Clarkson hints at Top Gear exit
Jeremy Clarkson has hinted that the time may have come for him to leave Top Gear, likening himself to a dinosaur that nature had made a mistake in inventing.
Writing in his column for the Sun newspaper, he says that the day must come when you "wave goodbye to the big monsters".
He continues: "I don't intend to dwell here on what happened then or what will happen in the future. I'm sure you're as fed up with the story as I am."
Clarkson goes on to apparently make light of the BBC suspending him "following a fracas", saying that one news report had been "wildly inaccurate" in saying that he had been seen using a bus.
"I can assure you that things are bad. But they are not that bloody bad," he writes.
Clarkson's column expands on the comparisons with the animal kingdom saying that big imposing creatures on the brink of extinction, like the polar bears or tigers, had no place in a world which has moved on.
He adds: "We lose one animal and we get another. The world turns."
The presenter also thanks his fans, saying that one of the things that has cheered him up is the how many people have expressed their support.
More than 870,000 people have signed a petition demanding he keep his job after he was suspended following the fracas with producer Oisin Tymon, which was sparked when Clarkson was told he could not have a £21.95 hot steak.
The Mirror reported the star labelled his colleague a "lazy, Irish c***" and Mr Tymon was left with a bloodied lip which resulted in him needing hospital treatment. But Clarkson will deny using xenophobic language when he faces a disciplinary inquiry, the paper claims.
It could be weeks until Clarkson's fate is decided and it is understood not all the potential witnesses to the row have yet been contacted ahead of the hearing.
He is scheduled to appear alongside co-hosts James May and Richard Hammond at four live shows in Norway on March 27 and 28 and a decision on whether to go ahead is expected early next week.
All three men's contracts expire three days after the Norway gigs, which could render any disciplinary hearings redundant.
The last three episodes of the series have currently been put on hold.
The corporation has apologised to viewers who complained about the postponed episodes.
In a statement it said: "We do hope you'll understand that we value this reaction, but the investigation is still under way. Until more is known, we're therefore unable to say anything further in response and will not yet be making further statements about the issue.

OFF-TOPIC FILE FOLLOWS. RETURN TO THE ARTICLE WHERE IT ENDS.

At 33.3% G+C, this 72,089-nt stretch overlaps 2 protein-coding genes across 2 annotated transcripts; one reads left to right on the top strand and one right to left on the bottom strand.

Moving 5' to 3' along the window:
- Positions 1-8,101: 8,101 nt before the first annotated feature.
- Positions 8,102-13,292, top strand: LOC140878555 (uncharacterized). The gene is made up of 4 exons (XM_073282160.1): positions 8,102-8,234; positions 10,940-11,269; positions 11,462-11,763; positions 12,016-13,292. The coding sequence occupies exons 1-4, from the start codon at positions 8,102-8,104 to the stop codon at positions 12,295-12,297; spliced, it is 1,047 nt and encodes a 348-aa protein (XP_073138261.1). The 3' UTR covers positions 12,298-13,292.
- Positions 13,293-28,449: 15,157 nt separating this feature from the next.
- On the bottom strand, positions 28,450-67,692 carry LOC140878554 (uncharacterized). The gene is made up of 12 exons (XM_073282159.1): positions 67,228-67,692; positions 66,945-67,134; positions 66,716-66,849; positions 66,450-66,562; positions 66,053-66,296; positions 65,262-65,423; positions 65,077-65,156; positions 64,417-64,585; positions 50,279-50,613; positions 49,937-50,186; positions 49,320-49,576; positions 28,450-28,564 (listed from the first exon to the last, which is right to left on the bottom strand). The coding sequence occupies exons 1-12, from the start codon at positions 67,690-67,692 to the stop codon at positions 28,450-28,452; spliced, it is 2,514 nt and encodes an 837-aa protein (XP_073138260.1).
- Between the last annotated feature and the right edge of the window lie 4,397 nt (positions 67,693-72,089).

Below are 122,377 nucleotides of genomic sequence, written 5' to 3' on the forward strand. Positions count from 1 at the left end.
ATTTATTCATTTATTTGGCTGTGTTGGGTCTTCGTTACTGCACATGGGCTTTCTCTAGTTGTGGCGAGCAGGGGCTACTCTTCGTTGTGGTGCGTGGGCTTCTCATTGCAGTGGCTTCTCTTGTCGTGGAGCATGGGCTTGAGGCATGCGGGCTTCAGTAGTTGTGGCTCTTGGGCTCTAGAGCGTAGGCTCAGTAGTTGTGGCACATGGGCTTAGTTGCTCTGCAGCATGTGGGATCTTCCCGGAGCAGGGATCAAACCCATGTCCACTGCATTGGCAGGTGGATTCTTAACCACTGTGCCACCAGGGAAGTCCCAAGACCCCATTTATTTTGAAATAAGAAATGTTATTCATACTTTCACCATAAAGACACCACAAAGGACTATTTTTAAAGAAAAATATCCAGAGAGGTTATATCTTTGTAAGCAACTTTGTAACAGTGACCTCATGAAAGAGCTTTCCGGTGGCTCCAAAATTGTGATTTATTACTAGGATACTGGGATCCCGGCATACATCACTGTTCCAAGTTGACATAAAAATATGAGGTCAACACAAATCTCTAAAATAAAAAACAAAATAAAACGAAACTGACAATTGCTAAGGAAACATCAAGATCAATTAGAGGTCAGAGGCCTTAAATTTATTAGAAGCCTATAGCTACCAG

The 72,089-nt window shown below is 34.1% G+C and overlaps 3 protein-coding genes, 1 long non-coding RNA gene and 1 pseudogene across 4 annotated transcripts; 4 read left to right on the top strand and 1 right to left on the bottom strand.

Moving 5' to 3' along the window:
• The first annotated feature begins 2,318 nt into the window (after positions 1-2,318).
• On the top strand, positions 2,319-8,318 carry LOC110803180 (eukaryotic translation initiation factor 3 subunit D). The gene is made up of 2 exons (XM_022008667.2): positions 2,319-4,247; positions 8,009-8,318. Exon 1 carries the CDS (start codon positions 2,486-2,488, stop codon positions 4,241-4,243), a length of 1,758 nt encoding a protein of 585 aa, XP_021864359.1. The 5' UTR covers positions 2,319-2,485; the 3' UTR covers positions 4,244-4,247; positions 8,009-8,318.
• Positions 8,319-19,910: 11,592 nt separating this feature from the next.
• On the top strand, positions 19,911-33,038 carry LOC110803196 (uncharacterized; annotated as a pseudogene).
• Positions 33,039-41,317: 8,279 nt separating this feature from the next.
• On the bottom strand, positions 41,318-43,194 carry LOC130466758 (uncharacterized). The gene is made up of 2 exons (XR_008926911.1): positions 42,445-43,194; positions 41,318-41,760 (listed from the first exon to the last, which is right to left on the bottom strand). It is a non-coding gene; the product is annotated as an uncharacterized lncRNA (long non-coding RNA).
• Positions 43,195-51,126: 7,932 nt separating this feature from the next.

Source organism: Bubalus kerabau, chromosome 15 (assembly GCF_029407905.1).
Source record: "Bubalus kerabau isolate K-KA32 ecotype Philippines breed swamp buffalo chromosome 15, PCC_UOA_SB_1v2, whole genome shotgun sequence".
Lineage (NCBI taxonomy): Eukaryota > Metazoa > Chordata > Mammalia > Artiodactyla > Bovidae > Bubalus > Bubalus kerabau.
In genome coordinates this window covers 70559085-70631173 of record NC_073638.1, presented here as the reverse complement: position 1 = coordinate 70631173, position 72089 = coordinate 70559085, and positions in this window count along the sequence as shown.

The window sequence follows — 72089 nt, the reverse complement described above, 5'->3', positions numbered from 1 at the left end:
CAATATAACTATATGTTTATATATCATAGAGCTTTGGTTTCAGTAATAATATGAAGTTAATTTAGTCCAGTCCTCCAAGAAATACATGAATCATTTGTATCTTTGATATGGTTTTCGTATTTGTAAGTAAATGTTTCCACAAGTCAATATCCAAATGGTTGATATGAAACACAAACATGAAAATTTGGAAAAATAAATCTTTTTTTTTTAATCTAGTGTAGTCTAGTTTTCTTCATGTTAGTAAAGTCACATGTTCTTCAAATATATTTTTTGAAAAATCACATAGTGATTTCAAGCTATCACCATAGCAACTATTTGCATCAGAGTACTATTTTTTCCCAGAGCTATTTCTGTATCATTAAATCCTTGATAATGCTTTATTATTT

"We realise you'll be disappointed that we can't respond to you in any more detail but thank you for contacting us."
Clarkson started the process when he told his bosses at the BBC about the row.
The BBC disciplinary panel will be led by Ken MacQuarrie, the head of BBC Scotland, who carried out the investigation into Newsnight's false expose of Lord McAlpine.
A lawyer for Mr Tymon said his client "intends to await the outcome of the BBC investigation and will make no comment until that investigation is complete".
A family who witnessed the row said Clarkson was staying at the Simonstone Hall Hotel near Hawes in North Yorkshire and went into the bar at around 9.30pm after a day of filming last Wednesday.
Bob Ward, 60, from Leeds, told Sky News the star refused to have a selfie taken with him, saying: "No, not with the day I have had."
His wife Sue claimed Clarkson then said it was "ridiculous there was nothing to eat" and she said he thought his colleague had not done his job properly. "Obviously there were lots of expletives in between all this," she added.
She said Clarkson told his colleague "he would see to it that he would be losing his job".
Clarkson himself has joked about his position, telling reporters he was "just off to the job centre" and later changing his Twitter profile to read: "I am probably a presenter on the BBC2 motoring show Top Gear."
The BBC owns the rights to the Top Gear brand, which is valued at £50 million, and includes the show, DVD rights and live shows, raising the prospect of Top Gear continuing on the BBC while Clarkson takes a similar show to one of its rivals.
Perry McCarthy, Top Gear's original "Stig" test driver, said he was sad to hear Clarkson liken himself to a dinosaur in his newspaper column, suggesting that he is not on the "endangered species" list yet.
Mr McCarthy told ITV News: "It was a little bit sad. If you read between the lines, I feel that he might be feeling just a bit tired of everything at the moment...
"By the same token you wonder if it's actually a little bit of pressure to turn around to the BBC and say, 'look, I don't need too much of a push here and I'll go'.
"I deeply suspect that Jeremy has got more options than the BBC have, because Top Gear without Jeremy, as far as I am concerned, isn't really a very good show.
"Of course you have got Jeremy as the character, but Jeremy's central to the relationship of the three boys which comes out of the screen and is such fun, and so you are destroying it on two different levels."